Mixing CMMI and Agile

Yvette Francino Yvette Francino Profile: Yvette Francino

The first time I heard about integrating CMMI and agile was at IBM’s Innovate conference last spring. I thought it an odd combination. My experience with CMMI, a process-improvement methodology, was that it was extremely documentation-intensive and all about process. When you look at the Agile Manifesto, you see these are “right-sided” values– the values that are considered less important than the “left-sided” values agile touts such as people, working software, customer collaboration and responding to change. Can these two seemingly conflicting methodologies really be combined effectively?

Paul McMahon, author of Integrating CMMI and Agile Development, says ‘yes.’ In a two-part interview, I pose some tough questions for McMahon.

In CMMI and Agile integration: Adding agility to CMMI-mature organizations, part 1, I start by questioning McMahon about the combination of traditional model emphasizing process and documentation with a model that claims success by practicing a rather opposite philosophy.  I ask about the buy-in from agile organizations in Adding CMMI process maturity to Agile organizations, part 2.

McMahon answers these questions and more, giving me a new perspective on CMMI and insights into how the balance of these two, when done correctly, can be a great benefit to an organization.

December 6, 2010  2:31 PM

The benefits of test-driven development

Yvette Francino Yvette Francino Profile: Yvette Francino

I’ve heard from many agile experts, including Elizabeth Woodward and Steffan Surdek, two of the authors of A Practical Guide to Distributed Scrum, about the importance of test-driven development (TDD).

Even though I had been a software developer for many years, I wasn’t entirely clear about the difference between unit testing and test-driven development. It seemed that the primary difference was that with TDD, the tests are written before the code, but I still was unclear as to why that would really make much difference.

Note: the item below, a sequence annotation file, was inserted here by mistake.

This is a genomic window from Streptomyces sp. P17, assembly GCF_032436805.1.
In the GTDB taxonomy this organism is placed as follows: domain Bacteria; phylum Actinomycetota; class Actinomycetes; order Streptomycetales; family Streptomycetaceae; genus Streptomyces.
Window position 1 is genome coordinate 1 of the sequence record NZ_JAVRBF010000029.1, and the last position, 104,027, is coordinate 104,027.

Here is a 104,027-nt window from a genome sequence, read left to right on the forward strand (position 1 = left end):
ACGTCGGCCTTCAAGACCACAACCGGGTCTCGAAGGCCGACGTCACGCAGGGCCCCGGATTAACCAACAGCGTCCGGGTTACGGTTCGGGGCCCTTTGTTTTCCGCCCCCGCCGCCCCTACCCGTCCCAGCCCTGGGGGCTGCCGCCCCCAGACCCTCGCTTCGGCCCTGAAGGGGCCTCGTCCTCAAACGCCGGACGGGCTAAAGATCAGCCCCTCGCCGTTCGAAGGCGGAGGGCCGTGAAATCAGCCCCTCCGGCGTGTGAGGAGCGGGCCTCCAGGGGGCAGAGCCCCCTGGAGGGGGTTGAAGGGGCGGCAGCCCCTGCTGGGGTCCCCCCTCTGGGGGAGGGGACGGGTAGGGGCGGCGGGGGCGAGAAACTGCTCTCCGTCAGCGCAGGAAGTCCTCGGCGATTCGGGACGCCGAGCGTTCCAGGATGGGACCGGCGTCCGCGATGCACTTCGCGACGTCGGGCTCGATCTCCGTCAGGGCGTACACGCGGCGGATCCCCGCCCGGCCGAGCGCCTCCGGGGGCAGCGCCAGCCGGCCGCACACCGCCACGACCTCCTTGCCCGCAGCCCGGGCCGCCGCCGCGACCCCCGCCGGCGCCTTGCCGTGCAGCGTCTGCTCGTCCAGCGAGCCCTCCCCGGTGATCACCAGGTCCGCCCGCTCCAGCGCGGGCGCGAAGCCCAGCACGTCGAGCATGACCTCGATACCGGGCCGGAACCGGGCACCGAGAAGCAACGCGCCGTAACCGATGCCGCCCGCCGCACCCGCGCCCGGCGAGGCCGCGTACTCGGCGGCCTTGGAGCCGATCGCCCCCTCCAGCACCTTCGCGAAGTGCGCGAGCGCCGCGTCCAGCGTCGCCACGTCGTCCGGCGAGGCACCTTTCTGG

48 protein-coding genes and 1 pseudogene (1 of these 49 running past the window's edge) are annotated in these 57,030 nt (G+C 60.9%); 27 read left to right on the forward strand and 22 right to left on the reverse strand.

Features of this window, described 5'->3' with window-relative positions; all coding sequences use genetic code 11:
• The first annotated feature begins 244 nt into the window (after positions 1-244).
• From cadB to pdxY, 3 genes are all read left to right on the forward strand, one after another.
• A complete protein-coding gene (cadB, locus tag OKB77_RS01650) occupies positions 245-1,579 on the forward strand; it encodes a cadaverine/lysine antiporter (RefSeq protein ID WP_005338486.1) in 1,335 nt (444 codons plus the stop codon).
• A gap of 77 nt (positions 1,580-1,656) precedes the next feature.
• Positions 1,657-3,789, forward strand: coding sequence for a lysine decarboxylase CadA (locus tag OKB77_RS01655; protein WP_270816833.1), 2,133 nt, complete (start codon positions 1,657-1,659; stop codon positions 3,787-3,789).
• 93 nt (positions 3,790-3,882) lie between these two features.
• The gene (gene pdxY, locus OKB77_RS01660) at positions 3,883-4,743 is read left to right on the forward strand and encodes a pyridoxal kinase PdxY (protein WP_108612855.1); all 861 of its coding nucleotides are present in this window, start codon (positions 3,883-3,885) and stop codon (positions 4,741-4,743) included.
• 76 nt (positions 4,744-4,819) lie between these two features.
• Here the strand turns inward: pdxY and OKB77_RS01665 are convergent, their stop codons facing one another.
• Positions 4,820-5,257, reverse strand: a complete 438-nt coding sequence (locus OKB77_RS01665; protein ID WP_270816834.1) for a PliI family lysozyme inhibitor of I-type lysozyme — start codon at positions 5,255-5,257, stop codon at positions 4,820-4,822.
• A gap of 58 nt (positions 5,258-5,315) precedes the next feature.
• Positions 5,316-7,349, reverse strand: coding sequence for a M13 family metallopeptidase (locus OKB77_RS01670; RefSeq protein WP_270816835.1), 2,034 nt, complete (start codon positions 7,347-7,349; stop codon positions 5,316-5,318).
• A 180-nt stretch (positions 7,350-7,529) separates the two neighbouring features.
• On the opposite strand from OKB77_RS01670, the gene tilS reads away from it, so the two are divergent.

I explored that question and others in a two-part interview with the author of Test-Driven JavaScript Development, Christian Johansen. In part one, Johansen describes the mechanics of TDD and how it compares to traditional unit testing. In AgileTechniques: Benefits of test-driven development – Part 2, we learn more about the benefits, which include the automated tests which provides documentation for the most current code. When asked about the time to write, test and maintain the test cases, Johansen said:

Writing tests takes time, for sure. However, writing tests also saves time by removing or vastly reducing other activities, such as manual or formal debugging and ad hoc bug fixing. TDD also has the ability of reducing the total time spent writing tests. When retrofitting unit tests onto a system, a programmer will likely occasionally encounter tightly coupled code that is either hard or impossible to test. Because TDD promotes the unit test to the front seat, testability is never an issue.

November 23, 2010  6:50 PM

The works of the “father of software quality” Watts Humphrey remain

Yvette Francino Yvette Francino Profile: Yvette Francino

Recently, Watts Humphrey, an icon of software quality, passed away at the age of 83. Humphrey was probably best known for his work as one of the founding fathers of the Capability Maturity Model (CMM), a popular and well-known process improvement methodology.

Hearing about his death, I was curious about CMM. Had they been updated over the years? Was the process improvement methodology itself undergoing improvements? As a matter of fact, I learned that the Software Engineering Institute (SEI) recently released CMMI for Development, v.1.3. The new version does include some additions, taking into account the transitions many organzations are making to agile software development.

In CMMI for development: An overview of a process improvement model I give a high-level overview of CMMI for development, the process improvement methodology which has continued to evolve over time. Though I just cover the basics, the full 482-page document is available from the SEI website.

Humphrey, of course, left behind a much bigger legacy than his work on the capability maturity model with 12 books and hundreds of articles influencing topics of software quality. In fact, just a few months ago, SSQ published a chapter excerpt from his book, Reflections on Management. He was a scholar who will be missed, but his work will remain to guide and teach others in the industry.